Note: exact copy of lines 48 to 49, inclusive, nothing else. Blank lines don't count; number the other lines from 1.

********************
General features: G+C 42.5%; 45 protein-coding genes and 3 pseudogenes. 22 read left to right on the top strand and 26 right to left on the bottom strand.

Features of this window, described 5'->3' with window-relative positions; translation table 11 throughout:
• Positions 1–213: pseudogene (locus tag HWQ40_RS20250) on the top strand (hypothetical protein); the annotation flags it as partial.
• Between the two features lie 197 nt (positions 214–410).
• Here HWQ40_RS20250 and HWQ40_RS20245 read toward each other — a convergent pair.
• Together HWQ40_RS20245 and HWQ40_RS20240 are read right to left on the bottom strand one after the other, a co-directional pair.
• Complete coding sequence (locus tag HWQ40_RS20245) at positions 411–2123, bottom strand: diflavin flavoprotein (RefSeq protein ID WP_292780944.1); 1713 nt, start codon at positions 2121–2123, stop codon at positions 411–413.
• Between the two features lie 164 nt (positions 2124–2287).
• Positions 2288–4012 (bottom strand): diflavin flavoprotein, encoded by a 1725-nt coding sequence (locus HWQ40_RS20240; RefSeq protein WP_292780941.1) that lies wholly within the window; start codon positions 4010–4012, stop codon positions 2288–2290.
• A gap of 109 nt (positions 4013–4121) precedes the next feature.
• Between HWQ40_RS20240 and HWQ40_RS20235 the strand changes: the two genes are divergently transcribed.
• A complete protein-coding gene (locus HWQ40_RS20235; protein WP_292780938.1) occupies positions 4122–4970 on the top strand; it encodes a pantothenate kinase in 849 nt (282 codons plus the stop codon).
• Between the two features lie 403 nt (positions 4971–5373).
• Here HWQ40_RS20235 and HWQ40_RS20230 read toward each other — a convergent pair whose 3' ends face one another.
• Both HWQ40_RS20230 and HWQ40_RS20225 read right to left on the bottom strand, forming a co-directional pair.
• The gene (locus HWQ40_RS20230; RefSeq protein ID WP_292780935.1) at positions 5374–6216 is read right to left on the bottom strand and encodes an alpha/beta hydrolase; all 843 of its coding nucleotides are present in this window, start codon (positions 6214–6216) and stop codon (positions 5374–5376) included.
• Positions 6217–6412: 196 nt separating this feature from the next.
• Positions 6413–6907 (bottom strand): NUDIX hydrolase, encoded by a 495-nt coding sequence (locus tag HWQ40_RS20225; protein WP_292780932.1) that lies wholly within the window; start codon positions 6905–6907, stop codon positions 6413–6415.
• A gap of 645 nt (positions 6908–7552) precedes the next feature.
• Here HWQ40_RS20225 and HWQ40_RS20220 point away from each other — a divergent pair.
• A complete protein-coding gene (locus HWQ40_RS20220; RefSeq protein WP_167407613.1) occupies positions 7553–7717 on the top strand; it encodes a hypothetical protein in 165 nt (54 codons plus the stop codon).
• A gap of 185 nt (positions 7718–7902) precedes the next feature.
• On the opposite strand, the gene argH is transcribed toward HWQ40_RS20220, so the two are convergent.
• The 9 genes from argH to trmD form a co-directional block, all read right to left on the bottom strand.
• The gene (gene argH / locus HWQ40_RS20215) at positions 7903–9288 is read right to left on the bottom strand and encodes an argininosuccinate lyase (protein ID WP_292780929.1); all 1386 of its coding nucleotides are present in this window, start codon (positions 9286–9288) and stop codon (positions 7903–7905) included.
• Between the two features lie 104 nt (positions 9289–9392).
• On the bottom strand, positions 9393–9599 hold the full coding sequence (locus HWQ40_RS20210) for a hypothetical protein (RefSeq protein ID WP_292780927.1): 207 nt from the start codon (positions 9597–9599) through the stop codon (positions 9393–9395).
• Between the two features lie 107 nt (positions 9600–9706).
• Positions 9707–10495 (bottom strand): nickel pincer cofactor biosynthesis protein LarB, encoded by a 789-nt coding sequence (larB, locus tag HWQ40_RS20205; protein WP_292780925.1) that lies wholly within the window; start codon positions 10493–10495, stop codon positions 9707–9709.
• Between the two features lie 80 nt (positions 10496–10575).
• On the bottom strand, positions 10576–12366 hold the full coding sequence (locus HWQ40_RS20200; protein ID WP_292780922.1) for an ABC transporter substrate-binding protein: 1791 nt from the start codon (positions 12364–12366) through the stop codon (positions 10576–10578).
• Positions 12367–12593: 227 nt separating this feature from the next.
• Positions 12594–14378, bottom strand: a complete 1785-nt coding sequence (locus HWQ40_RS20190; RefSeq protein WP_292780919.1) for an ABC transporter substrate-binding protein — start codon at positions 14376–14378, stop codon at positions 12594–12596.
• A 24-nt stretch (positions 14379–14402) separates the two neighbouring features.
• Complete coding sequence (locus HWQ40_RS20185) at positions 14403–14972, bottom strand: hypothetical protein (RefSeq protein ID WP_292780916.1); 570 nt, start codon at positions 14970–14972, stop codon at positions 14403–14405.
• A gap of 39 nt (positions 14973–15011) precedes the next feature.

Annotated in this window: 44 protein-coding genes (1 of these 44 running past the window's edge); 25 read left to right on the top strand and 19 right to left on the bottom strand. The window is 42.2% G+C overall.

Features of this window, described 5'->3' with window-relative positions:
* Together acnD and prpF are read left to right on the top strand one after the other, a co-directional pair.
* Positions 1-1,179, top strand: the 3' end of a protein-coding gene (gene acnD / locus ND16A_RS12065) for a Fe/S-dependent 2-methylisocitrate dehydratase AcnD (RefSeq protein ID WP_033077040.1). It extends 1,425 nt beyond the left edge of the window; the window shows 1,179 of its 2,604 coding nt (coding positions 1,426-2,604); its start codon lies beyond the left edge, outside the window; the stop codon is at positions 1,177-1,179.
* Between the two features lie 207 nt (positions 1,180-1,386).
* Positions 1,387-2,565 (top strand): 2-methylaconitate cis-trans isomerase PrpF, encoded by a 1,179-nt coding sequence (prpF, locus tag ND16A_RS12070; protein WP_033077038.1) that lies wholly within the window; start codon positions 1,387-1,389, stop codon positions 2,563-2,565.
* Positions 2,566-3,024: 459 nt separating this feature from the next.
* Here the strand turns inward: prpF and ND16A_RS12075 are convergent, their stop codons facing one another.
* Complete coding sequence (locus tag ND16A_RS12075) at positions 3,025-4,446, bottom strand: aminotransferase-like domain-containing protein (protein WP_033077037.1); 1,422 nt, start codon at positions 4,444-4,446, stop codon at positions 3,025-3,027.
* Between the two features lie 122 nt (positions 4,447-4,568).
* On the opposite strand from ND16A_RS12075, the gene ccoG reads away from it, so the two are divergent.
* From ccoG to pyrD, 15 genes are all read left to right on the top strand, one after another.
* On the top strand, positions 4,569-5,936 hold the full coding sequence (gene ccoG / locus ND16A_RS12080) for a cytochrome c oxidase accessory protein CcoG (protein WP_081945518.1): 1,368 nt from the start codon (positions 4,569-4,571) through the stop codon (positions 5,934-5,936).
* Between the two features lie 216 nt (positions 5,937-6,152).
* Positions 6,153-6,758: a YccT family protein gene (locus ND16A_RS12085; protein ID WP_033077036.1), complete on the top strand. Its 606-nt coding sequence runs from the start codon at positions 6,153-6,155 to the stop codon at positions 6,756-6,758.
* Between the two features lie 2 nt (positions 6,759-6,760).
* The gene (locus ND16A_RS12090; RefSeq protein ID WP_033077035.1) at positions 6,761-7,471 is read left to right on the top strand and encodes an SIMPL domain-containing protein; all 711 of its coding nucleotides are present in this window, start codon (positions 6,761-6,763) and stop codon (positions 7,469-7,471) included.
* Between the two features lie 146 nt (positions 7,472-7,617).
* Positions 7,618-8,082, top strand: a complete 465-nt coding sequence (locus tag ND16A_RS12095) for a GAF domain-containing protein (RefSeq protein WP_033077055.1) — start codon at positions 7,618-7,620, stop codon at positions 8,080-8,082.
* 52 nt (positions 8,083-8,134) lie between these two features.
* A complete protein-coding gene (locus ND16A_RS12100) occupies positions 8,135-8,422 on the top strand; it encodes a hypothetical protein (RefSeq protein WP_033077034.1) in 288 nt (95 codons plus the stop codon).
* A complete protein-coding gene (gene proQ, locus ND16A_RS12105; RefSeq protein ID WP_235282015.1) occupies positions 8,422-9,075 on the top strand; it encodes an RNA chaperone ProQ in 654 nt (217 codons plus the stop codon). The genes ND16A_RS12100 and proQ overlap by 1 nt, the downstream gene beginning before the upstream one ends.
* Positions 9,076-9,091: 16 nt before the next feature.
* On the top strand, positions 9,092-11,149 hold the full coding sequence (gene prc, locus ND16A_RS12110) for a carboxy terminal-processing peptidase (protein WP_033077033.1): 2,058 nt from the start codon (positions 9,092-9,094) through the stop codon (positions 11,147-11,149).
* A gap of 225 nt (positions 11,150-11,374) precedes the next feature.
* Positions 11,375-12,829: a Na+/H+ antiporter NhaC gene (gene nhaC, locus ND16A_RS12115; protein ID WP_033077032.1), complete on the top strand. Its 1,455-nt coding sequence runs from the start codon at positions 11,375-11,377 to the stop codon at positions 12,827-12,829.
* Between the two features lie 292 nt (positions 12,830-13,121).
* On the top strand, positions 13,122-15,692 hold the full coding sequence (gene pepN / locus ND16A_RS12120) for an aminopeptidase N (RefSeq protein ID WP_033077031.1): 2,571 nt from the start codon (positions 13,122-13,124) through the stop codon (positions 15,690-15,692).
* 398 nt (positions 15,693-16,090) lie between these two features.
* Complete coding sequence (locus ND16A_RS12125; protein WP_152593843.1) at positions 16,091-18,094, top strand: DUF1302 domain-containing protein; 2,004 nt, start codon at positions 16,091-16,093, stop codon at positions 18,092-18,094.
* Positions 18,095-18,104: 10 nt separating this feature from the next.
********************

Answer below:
* From ccoG to pyrD, 15 genes are all read left to right on the top strand, one after another.
* On the top strand, positions 4,569-5,936 hold the full coding sequence (gene ccoG / locus ND16A_RS12080) for a cytochrome c oxidase accessory protein CcoG (protein WP_081945518.1): 1,368 nt from the start codon (positions 4,569-4,571) through the stop codon (positions 5,934-5,936).